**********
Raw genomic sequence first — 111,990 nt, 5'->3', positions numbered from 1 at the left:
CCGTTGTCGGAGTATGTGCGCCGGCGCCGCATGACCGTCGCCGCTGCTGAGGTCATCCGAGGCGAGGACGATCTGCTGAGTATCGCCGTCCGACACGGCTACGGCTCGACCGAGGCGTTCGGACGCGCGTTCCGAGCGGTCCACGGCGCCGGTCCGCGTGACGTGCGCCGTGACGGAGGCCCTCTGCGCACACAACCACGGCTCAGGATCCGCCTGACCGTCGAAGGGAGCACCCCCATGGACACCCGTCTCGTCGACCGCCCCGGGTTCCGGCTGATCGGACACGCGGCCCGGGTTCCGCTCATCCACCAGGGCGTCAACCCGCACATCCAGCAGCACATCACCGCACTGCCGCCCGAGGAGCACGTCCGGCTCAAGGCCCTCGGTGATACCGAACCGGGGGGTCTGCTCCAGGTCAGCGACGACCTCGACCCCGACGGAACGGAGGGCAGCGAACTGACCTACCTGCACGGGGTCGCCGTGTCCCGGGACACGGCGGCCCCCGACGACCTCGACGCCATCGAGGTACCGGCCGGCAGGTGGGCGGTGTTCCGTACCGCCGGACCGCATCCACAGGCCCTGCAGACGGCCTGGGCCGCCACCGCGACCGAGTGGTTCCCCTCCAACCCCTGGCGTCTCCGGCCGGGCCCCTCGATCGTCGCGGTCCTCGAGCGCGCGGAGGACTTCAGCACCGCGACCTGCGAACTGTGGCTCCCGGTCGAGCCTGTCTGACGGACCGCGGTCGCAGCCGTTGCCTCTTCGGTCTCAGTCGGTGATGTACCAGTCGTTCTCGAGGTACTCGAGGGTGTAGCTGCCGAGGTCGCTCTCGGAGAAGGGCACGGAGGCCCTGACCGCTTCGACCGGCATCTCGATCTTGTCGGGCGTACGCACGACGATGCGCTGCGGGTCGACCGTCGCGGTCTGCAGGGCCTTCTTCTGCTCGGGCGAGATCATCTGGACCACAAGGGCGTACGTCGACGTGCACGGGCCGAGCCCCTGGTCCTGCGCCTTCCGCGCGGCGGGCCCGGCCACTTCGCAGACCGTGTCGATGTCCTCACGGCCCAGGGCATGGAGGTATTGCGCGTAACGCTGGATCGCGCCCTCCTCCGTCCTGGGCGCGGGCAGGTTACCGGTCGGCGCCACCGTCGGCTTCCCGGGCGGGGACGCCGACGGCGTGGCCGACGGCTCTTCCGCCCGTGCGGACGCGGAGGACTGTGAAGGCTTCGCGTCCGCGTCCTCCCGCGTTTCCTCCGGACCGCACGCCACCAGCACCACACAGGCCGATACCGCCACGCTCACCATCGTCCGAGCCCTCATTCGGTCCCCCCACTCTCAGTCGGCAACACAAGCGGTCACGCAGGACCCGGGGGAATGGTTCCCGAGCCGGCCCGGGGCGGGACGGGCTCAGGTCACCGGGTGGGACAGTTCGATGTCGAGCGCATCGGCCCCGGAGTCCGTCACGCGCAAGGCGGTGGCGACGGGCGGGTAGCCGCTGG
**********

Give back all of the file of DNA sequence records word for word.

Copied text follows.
Raw genomic sequence first — 111,990 nt, 5'->3', positions numbered from 1 at the left:
CCGTTGTCGGAGTATGTGCGCCGGCGCCGCATGACCGTCGCCGCTGCTGAGGTCATCCGAGGCGAGGACGATCTGCTGAGTATCGCCGTCCGACACGGCTACGGCTCGACCGAGGCGTTCGGACGCGCGTTCCGAGCGGTCCACGGCGCCGGTCCGCGTGACGTGCGCCGTGACGGAGGCCCTCTGCGCACACAACCACGGCTCAGGATCCGCCTGACCGTCGAAGGGAGCACCCCCATGGACACCCGTCTCGTCGACCGCCCCGGGTTCCGGCTGATCGGACACGCGGCCCGGGTTCCGCTCATCCACCAGGGCGTCAACCCGCACATCCAGCAGCACATCACCGCACTGCCGCCCGAGGAGCACGTCCGGCTCAAGGCCCTCGGTGATACCGAACCGGGGGGTCTGCTCCAGGTCAGCGACGACCTCGACCCCGACGGAACGGAGGGCAGCGAACTGACCTACCTGCACGGGGTCGCCGTGTCCCGGGACACGGCGGCCCCCGACGACCTCGACGCCATCGAGGTACCGGCCGGCAGGTGGGCGGTGTTCCGTACCGCCGGACCGCATCCACAGGCCCTGCAGACGGCCTGGGCCGCCACCGCGACCGAGTGGTTCCCCTCCAACCCCTGGCGTCTCCGGCCGGGCCCCTCGATCGTCGCGGTCCTCGAGCGCGCGGAGGACTTCAGCACCGCGACCTGCGAACTGTGGCTCCCGGTCGAGCCTGTCTGACGGACCGCGGTCGCAGCCGTTGCCTCTTCGGTCTCAGTCGGTGATGTACCAGTCGTTCTCGAGGTACTCGAGGGTGTAGCTGCCGAGGTCGCTCTCGGAGAAGGGCACGGAGGCCCTGACCGCTTCGACCGGCATCTCGATCTTGTCGGGCGTACGCACGACGATGCGCTGCGGGTCGACCGTCGCGGTCTGCAGGGCCTTCTTCTGCTCGGGCGAGATCATCTGGACCACAAGGGCGTACGTCGACGTGCACGGGCCGAGCCCCTGGTCCTGCGCCTTCCGCGCGGCGGGCCCGGCCACTTCGCAGACCGTGTCGATGTCCTCACGGCCCAGGGCATGGAGGTATTGCGCGTAACGCTGGATCGCGCCCTCCTCCGTCCTGGGCGCGGGCAGGTTACCGGTCGGCGCCACCGTCGGCTTCCCGGGCGGGGACGCCGACGGCGTGGCCGACGGCTCTTCCGCCCGTGCGGACGCGGAGGACTGTGAAGGCTTCGCGTCCGCGTCCTCCCGCGTTTCCTCCGGACCGCACGCCACCAGCACCACACAGGCCGATACCGCCACGCTCACCATCGTCCGAGCCCTCATTCGGTCCCCCCACTCTCAGTCGGCAACACAAGCGGTCACGCAGGACCCGGGGGAATGGTTCCCGAGCCGGCCCGGGGCGGGACGGGCTCAGGTCACCGGGTGGGACAGTTCGATGTCGAGCGCATCGGCCCCGGAGTCCGTCACGCGCAAGGCGGTGGCGACGGGCGGGTAGCCGCTGG